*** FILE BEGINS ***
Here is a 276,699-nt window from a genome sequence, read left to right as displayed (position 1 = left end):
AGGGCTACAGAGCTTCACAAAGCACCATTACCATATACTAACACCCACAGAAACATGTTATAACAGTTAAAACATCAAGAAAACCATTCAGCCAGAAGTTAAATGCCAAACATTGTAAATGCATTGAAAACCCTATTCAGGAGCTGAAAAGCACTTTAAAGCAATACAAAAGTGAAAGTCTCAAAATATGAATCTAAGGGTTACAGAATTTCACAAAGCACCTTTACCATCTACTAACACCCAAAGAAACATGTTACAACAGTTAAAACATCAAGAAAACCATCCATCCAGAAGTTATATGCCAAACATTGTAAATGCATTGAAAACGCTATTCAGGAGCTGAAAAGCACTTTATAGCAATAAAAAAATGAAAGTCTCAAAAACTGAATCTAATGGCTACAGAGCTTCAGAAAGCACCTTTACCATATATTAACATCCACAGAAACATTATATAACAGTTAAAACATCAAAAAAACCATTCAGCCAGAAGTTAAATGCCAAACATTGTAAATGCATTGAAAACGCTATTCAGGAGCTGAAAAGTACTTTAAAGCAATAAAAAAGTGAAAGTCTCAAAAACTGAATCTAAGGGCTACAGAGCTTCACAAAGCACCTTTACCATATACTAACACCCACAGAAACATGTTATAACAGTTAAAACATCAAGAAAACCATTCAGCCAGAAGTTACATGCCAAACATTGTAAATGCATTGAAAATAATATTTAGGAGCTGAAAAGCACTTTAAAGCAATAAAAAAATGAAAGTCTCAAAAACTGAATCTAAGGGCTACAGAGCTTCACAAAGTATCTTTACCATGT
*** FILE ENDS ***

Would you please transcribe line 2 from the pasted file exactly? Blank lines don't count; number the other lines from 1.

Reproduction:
AGGGCTACAGAGCTTCACAAAGCACCATTACCATATACTAACACCCACAGAAACATGTTATAACAGTTAAAACATCAAGAAAACCATTCAGCCAGAAGTTAAATGCCAAACATTGTAAATGCATTGAAAACCCTATTCAGGAGCTGAAAAGCACTTTAAAGCAATACAAAAGTGAAAGTCTCAAAATATGAATCTAAGGGTTACAGAATTTCACAAAGCACCTTTACCATCTACTAACACCCAAAGAAACATGTTACAACAGTTAAAACATCAAGAAAACCATCCATCCAGAAGTTATATGCCAAACATTGTAAATGCATTGAAAACGCTATTCAGGAGCTGAAAAGCACTTTATAGCAATAAAAAAATGAAAGTCTCAAAAACTGAATCTAATGGCTACAGAGCTTCAGAAAGCACCTTTACCATATATTAACATCCACAGAAACATTATATAACAGTTAAAACATCAAAAAAACCATTCAGCCAGAAGTTAAATGCCAAACATTGTAAATGCATTGAAAACGCTATTCAGGAGCTGAAAAGTACTTTAAAGCAATAAAAAAGTGAAAGTCTCAAAAACTGAATCTAAGGGCTACAGAGCTTCACAAAGCACCTTTACCATATACTAACACCCACAGAAACATGTTATAACAGTTAAAACATCAAGAAAACCATTCAGCCAGAAGTTACATGCCAAACATTGTAAATGCATTGAAAATAATATTTAGGAGCTGAAAAGCACTTTAAAGCAATAAAAAAATGAAAGTCTCAAAAACTGAATCTAAGGGCTACAGAGCTTCACAAAGTATCTTTACCATGT